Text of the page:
Message for Mary – Christmas

Bible base:

Luke 1:26-38

Teaching objectives:

To show that Christians believe God can have surprising things to say to anyone, not just important people.

You will need:

• Twenty-one cards with the following options written on them: Mary, Bob, Joseph; In her teens, In her twenties, In her thirties; In Jerusalem, in London, In a tiny village; The king, An angel, A ghost; God, The king, Another angel; You will be a famous singer, You will marry the king, You will have a baby, The baby would be God’s Son Jesus, The baby would be a great leader, The baby would be King forever.

Introductory activity:

Run the following multiple-choice quiz either with the whole assembly or with a few volunteers at the front. (The correct answer is in capitals.)

1. How long did the 100 years war last?

a) 100 years

b) 200 years

c) 116 YEARS

2. What is a camelhair brush made of?

a) Human hair

b) Camel hair


3. What creature are the Canary Islands named after?

a) DOGS (from Latin)

b) Canaries

c) Goldfish

4. What was King George VI’s first name?

a) Gerald


c) George

5. Where are Chinese gooseberries from?

a) China


c) Malaysia

Find out how highly the pupils have scored. There were a lot of surprises in that quiz. Today’s story involves quite a few surprises too.

Include the following paragraph if you are doing this assembly following on from ‘A message for Zechariah’:

Do you remember what Zechariah and Elizabeth, the old couple in the last assembly, were praying for? They really wanted a child, and God eventually answered their prayers when an angel came to tell them that they would have a very special son, who would prepare the way for God’s Son. The young girl in today’s story was definitely not praying for a child! She was surprised by what God chose to say to her.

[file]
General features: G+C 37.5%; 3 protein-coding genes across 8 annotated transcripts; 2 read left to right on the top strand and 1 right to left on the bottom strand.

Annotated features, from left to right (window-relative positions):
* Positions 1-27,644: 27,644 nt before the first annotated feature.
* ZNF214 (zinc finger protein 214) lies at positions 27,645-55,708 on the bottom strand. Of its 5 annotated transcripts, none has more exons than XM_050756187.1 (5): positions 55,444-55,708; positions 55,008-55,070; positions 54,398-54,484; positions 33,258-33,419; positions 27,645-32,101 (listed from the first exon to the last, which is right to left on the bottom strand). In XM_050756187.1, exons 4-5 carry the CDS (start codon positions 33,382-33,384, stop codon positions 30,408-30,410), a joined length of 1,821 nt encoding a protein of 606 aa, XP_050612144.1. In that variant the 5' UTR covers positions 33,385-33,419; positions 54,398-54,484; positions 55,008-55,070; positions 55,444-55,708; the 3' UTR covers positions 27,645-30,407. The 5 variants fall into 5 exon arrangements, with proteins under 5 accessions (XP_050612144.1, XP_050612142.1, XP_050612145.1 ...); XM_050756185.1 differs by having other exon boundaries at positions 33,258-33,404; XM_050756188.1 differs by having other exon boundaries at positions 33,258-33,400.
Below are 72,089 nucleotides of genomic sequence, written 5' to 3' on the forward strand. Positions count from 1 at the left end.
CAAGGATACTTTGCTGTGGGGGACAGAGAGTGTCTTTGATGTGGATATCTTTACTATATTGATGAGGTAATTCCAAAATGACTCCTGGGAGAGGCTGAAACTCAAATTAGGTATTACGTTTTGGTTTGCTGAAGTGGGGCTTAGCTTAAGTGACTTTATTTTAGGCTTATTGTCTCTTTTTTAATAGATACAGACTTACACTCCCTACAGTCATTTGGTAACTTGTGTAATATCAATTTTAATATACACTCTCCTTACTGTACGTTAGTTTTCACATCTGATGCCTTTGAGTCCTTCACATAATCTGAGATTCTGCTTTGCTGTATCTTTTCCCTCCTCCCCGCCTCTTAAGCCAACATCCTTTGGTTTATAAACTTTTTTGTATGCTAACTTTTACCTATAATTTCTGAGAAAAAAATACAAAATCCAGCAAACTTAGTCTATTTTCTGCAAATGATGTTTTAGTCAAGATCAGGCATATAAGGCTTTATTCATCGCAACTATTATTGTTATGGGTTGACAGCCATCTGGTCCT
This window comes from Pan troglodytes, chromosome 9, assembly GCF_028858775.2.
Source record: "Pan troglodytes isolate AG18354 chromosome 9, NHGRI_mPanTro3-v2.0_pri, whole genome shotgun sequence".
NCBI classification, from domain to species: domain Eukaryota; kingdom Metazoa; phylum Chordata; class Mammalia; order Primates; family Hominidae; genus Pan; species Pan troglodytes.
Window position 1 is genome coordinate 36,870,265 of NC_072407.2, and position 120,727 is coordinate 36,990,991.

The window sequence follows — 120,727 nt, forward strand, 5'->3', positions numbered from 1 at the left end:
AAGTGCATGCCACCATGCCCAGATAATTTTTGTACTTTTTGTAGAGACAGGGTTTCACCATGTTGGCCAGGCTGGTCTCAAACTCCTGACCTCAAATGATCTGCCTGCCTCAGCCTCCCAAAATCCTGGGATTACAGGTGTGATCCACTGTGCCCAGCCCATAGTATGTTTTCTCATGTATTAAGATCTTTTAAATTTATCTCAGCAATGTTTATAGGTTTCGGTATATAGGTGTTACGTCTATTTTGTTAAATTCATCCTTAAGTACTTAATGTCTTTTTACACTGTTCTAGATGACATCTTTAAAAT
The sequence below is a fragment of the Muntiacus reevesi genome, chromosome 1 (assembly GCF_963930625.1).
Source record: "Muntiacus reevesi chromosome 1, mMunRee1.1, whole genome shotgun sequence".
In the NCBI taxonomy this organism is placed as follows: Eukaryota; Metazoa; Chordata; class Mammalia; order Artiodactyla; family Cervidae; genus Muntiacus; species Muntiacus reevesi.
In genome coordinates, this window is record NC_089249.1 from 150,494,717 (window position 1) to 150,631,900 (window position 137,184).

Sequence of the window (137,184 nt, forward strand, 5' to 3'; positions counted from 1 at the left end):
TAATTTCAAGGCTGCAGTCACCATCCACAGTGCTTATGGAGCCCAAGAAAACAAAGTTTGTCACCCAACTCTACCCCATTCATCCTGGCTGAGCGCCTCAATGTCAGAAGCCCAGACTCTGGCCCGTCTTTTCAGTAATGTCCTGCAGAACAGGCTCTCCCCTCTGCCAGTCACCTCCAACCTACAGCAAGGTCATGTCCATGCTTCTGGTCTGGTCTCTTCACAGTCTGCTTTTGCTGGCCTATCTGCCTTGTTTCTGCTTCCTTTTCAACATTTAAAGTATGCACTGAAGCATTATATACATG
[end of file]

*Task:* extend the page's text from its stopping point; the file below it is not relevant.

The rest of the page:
We are going to build up a picture of what this person was like and then together work out the story of what happened to her.

Choose three volunteers to come to the front and help you to hold up cards that will tell the story.

Firstly, we need to find out what this mystery person’s name was.

Give each of the three pupils one of the following three names to hold up: Mary, Bob, Joseph.

Pupils should vote for which one they think the right answer is. Explain that you have already given them a clue! (i.e. you referred to ‘her’)

Tell them the correct answer and display the name ‘Mary’ at the front of the assembly hall.

Follow a similar pattern for the following facts. The correct answer is underlined in each case:

What age was she? In her teens; in her twenties; in her thirties

Where did she live? In Jerusalem; in London; in a tiny village

Mary was not an important person – probably no one outside her village even knew she existed! So, you can imagine her surprise when someone quite unexpected appeared to her one day! Who do you think it was?

Give them the following three choices: the king; an angel; a ghost

When they have guessed, tell them the correct answer and display it at the front.

What a surprise! Mary was very worried when an angel appeared before her! But the angel reassured Mary and told her not to be afraid. He said that someone more important and amazing than him was very pleased with her and wanted to give her a message. Who do you think this was?

Give them the following three choices: God, the king, another angel

When they have guessed, tell them the correct answer and display it at the front.

Mary was not expecting a message from God! She probably didn’t think that a young girl like her living in a little village was important enough for God to speak to. But God knew all about her and had a special job that only she could do.

So, what was the message? It seems quite ordinary at first, but actually it might be the most amazing message that anyone has ever received. Can you guess – or do you know – what that message was?

Give them the following three choices:

  1. You will be a famous singer
  2. You will marry the king
  3. You will have a baby

When they have guessed, tell them the correct answer and display it at the front.

Mary was going to have a baby! But this would be no ordinary baby – He was someone very special indeed. You may have guessed already who it was:

Give them the following three choices:

The baby would be God’s Son, Jesus

The baby would be a great leader

The baby would be king forever.

This was a trick – all three are right! Mary’s baby was Jesus, God’s own son. But the angel also said that because Jesus was God’s son, he would lead the people and would be king forever.

Mary was just an ordinary young girl when God asked her to do a very important task for him. Mary said yes because she trusted God and wanted to do what he said.